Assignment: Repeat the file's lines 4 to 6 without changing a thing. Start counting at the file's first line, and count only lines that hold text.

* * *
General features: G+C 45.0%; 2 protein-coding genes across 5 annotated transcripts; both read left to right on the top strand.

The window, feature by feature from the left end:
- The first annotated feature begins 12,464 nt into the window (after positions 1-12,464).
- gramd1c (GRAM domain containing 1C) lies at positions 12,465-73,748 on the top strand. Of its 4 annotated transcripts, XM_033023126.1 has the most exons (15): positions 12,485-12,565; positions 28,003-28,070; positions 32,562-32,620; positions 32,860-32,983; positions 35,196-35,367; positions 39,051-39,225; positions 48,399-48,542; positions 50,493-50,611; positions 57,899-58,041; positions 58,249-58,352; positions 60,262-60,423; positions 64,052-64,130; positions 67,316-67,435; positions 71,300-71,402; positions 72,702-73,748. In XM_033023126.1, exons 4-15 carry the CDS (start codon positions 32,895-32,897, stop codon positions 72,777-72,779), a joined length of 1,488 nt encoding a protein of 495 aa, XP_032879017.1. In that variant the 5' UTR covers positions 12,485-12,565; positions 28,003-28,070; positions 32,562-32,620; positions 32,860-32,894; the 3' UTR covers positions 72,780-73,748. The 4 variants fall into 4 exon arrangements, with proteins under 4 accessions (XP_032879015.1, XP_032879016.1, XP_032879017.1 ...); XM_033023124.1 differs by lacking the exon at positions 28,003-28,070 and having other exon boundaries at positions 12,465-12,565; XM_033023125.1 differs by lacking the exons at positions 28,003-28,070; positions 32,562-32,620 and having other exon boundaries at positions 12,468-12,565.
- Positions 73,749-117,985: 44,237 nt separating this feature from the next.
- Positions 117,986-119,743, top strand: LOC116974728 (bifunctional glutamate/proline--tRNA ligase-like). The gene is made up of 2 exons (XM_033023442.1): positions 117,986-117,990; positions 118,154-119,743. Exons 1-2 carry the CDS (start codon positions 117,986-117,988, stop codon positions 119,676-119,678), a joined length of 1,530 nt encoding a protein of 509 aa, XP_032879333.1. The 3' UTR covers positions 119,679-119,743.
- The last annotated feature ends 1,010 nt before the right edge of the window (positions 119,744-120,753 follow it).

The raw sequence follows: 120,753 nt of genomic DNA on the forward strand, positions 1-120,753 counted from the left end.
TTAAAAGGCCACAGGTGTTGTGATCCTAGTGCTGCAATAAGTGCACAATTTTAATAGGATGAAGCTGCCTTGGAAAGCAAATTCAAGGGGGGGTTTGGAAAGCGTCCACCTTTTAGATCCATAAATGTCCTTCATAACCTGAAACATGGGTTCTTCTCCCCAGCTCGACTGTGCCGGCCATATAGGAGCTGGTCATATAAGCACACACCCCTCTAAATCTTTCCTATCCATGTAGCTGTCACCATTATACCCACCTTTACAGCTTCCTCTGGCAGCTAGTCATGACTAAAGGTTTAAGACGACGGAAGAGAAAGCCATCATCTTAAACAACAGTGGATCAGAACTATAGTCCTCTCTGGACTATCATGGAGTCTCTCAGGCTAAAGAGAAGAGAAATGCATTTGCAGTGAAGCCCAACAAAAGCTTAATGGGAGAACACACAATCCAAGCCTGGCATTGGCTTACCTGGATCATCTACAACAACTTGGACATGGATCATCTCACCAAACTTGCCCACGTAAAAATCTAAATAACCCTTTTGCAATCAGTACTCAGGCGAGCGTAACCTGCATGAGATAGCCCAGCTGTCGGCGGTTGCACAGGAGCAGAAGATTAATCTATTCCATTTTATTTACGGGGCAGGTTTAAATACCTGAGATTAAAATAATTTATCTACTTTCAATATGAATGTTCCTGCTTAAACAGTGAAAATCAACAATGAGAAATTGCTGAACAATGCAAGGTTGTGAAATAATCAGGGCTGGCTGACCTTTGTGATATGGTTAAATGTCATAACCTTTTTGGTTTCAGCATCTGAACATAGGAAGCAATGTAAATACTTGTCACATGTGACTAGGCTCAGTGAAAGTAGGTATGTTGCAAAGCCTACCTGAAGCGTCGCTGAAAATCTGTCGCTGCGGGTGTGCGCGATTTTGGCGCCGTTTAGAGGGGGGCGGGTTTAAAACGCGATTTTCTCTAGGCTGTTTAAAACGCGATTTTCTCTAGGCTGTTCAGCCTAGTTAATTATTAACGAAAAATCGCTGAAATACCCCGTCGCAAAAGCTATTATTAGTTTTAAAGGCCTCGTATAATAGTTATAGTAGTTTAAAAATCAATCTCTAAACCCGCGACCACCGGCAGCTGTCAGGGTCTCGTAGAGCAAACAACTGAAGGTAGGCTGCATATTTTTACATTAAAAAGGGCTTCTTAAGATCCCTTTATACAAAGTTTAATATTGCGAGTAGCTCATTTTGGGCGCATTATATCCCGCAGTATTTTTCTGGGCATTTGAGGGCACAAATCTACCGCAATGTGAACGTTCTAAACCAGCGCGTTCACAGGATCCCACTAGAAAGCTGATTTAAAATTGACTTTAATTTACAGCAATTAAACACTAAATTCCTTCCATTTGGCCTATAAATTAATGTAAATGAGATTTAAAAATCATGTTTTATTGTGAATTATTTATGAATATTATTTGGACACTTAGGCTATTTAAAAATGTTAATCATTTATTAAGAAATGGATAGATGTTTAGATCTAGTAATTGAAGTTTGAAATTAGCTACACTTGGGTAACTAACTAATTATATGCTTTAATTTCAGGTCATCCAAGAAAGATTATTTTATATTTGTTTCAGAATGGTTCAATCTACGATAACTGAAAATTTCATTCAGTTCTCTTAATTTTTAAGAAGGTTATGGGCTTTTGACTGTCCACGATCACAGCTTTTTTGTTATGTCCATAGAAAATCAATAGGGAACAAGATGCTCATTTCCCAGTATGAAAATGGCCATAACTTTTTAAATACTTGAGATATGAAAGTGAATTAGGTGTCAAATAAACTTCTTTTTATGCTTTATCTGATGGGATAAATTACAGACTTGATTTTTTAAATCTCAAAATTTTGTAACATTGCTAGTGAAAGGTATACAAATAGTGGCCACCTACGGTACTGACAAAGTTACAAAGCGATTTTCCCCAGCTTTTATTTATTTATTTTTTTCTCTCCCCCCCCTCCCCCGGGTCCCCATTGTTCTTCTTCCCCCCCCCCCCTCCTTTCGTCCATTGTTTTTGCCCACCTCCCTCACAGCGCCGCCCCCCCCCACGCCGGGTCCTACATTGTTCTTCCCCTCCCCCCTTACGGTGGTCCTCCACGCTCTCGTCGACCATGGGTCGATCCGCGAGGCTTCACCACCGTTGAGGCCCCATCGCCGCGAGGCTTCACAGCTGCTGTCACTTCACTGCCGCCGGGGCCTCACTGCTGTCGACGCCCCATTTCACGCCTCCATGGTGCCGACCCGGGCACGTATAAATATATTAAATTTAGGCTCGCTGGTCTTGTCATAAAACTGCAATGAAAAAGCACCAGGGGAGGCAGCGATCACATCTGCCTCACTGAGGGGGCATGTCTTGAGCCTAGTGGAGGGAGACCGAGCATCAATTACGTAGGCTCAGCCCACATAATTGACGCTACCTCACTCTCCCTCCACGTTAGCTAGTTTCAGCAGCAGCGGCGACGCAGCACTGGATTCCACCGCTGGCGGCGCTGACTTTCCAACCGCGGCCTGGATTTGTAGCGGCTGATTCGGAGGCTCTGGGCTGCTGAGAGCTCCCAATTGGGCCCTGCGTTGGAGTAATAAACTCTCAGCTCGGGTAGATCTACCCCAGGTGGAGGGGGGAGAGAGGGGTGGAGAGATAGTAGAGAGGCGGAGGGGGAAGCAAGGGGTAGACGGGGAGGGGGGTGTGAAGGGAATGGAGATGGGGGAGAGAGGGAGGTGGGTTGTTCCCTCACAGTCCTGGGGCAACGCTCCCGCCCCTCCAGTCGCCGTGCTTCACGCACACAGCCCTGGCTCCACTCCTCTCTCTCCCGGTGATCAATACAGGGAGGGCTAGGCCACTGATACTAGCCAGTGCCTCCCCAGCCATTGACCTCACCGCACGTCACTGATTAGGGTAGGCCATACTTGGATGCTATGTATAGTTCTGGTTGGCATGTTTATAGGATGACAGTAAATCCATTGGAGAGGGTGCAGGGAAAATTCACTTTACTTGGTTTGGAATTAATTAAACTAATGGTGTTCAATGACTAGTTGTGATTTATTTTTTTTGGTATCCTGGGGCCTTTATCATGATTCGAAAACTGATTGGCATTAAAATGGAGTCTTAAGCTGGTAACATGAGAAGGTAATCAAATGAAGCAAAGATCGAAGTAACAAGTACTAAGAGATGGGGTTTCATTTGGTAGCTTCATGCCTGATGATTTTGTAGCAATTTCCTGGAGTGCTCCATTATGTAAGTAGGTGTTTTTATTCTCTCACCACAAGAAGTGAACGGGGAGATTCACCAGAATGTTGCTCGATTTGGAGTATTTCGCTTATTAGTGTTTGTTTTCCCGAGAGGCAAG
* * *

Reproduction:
- gramd1c (GRAM domain containing 1C) lies at positions 12,465-73,748 on the top strand. Of its 4 annotated transcripts, XM_033023126.1 has the most exons (15): positions 12,485-12,565; positions 28,003-28,070; positions 32,562-32,620; positions 32,860-32,983; positions 35,196-35,367; positions 39,051-39,225; positions 48,399-48,542; positions 50,493-50,611; positions 57,899-58,041; positions 58,249-58,352; positions 60,262-60,423; positions 64,052-64,130; positions 67,316-67,435; positions 71,300-71,402; positions 72,702-73,748. In XM_033023126.1, exons 4-15 carry the CDS (start codon positions 32,895-32,897, stop codon positions 72,777-72,779), a joined length of 1,488 nt encoding a protein of 495 aa, XP_032879017.1. In that variant the 5' UTR covers positions 12,485-12,565; positions 28,003-28,070; positions 32,562-32,620; positions 32,860-32,894; the 3' UTR covers positions 72,780-73,748. The 4 variants fall into 4 exon arrangements, with proteins under 4 accessions (XP_032879015.1, XP_032879016.1, XP_032879017.1 ...); XM_033023124.1 differs by lacking the exon at positions 28,003-28,070 and having other exon boundaries at positions 12,465-12,565; XM_033023125.1 differs by lacking the exons at positions 28,003-28,070; positions 32,562-32,620 and having other exon boundaries at positions 12,468-12,565.
- Positions 73,749-117,985: 44,237 nt separating this feature from the next.
- Positions 117,986-119,743, top strand: LOC116974728 (bifunctional glutamate/proline--tRNA ligase-like). The gene is made up of 2 exons (XM_033023442.1): positions 117,986-117,990; positions 118,154-119,743. Exons 1-2 carry the CDS (start codon positions 117,986-117,988, stop codon positions 119,676-119,678), a joined length of 1,530 nt encoding a protein of 509 aa, XP_032879333.1. The 3' UTR covers positions 119,679-119,743.